Notably, the forward biased junction of power device 102 is defined by the voltage drop across Schottky diode 111, which has its anode connected to voltage source VDD. In LDO regulator 110, a PMOS transistor 112 and NMOS transistors 113 and 114 can form a bias circuit that limits the current through Schottky diode 111. In this embodiment, the gate of PMOS transistor 112 can receive an output of error amplifier 101, its source can be connected to voltage source VDD, and its body can be forward biased. The drain of PMOS transistor 112 can be connected to the drain and gate of NMOS transistor 113. The sources of NMOS transistors 113 and 114 are connected to voltage source VSS, the gate of NMOS transistor 114 is connected to the gate of NMOS transistor 113, and the drain of NMOS transistor 114 is connected to the cathode of Schottky diode 111. Because NMOS transistors 113 and 114 form a current mirror in this configuration, the current through PMOS transistor 112 can determine the current through Schottky diode 111 by controlling its forward bias.

Note that PMOS transistor 112 has a defined relationship to power device 102, i.e. the sizing and construction of PMOS transistor 112 is substantially identical to a constituent transistor of power device 102. Therefore, a current through PMOS transistor 112 should be substantially proportional to the current through power device 102.

Unfortunately, an actual implementation of LDO regulator 110 has significant disadvantages. Specifically, Schottky diodes are infrequently used in the industry and therefore undesirably increase the cost of the implemented circuits. Moreover, even if available, Schottky diodes have a high leakage current, e.g. increasing ground current by as much as 360%. A high leakage current can significantly reduce battery life in portable applications. Therefore, LDO regulator 110 including Schottky diode 111 would not be a commercially viable implementation.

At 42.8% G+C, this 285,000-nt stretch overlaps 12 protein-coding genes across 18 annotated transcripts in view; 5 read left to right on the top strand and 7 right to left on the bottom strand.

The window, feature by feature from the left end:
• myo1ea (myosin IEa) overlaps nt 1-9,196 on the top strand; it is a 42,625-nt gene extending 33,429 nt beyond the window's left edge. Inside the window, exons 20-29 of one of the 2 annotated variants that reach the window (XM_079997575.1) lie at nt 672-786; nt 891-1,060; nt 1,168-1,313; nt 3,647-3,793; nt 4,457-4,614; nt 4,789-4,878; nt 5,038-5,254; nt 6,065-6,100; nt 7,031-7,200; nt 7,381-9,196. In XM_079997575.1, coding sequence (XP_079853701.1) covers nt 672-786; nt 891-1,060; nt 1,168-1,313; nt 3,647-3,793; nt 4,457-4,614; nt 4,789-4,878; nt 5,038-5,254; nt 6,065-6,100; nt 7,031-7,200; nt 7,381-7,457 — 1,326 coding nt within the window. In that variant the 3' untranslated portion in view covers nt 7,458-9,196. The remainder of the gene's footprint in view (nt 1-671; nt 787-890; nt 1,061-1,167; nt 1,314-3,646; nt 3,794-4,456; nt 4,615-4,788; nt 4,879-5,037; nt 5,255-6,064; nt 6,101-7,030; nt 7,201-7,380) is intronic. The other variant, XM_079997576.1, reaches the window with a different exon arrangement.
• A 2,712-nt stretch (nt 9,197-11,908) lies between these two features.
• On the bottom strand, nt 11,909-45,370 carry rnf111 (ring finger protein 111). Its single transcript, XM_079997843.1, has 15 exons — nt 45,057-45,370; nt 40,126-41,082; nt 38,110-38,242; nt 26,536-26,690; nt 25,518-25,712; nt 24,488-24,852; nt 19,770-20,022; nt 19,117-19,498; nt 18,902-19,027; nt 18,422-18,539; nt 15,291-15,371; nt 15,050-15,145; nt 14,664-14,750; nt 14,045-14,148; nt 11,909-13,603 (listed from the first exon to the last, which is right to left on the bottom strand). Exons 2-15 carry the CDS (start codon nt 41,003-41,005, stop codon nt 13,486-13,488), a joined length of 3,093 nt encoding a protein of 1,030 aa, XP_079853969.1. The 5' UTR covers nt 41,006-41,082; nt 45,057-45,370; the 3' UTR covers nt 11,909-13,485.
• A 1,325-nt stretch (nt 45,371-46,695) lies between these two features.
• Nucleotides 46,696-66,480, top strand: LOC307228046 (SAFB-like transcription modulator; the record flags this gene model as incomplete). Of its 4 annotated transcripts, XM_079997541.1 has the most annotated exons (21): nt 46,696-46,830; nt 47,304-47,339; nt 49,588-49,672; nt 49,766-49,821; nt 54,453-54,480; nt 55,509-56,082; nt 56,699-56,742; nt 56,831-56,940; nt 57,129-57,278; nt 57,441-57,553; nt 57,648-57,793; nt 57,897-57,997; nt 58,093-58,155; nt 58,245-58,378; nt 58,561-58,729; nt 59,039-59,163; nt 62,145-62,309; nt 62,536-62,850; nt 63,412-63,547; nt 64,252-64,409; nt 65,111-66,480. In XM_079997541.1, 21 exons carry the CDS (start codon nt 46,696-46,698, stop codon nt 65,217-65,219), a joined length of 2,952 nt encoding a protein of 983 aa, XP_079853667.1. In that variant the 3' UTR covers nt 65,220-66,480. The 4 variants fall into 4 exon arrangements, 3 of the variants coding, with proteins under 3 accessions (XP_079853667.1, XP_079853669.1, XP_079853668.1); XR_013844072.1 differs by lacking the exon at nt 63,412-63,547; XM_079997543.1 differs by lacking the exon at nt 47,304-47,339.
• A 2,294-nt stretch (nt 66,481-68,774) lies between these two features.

Therefore, a need arises for an output stage of a voltage regulator that can increase the current of the power device without adverse impact on circuit operation, cost, or battery life.

SUMMARY OF THE INVENTION

In accordance with one aspect of the invention, a voltage regulator output stage can include a power device that is forward biased using a MOSFET trigger. The forward biasing can advantageously reduce the threshold voltage of the power device, thereby effectively increasing its gate drive as well as its output current capability. Controlling the forward biasing using the MOSFET trigger provides minimal leakage, thereby ensuring that the output stage is commercially viable as well as performance enhanced.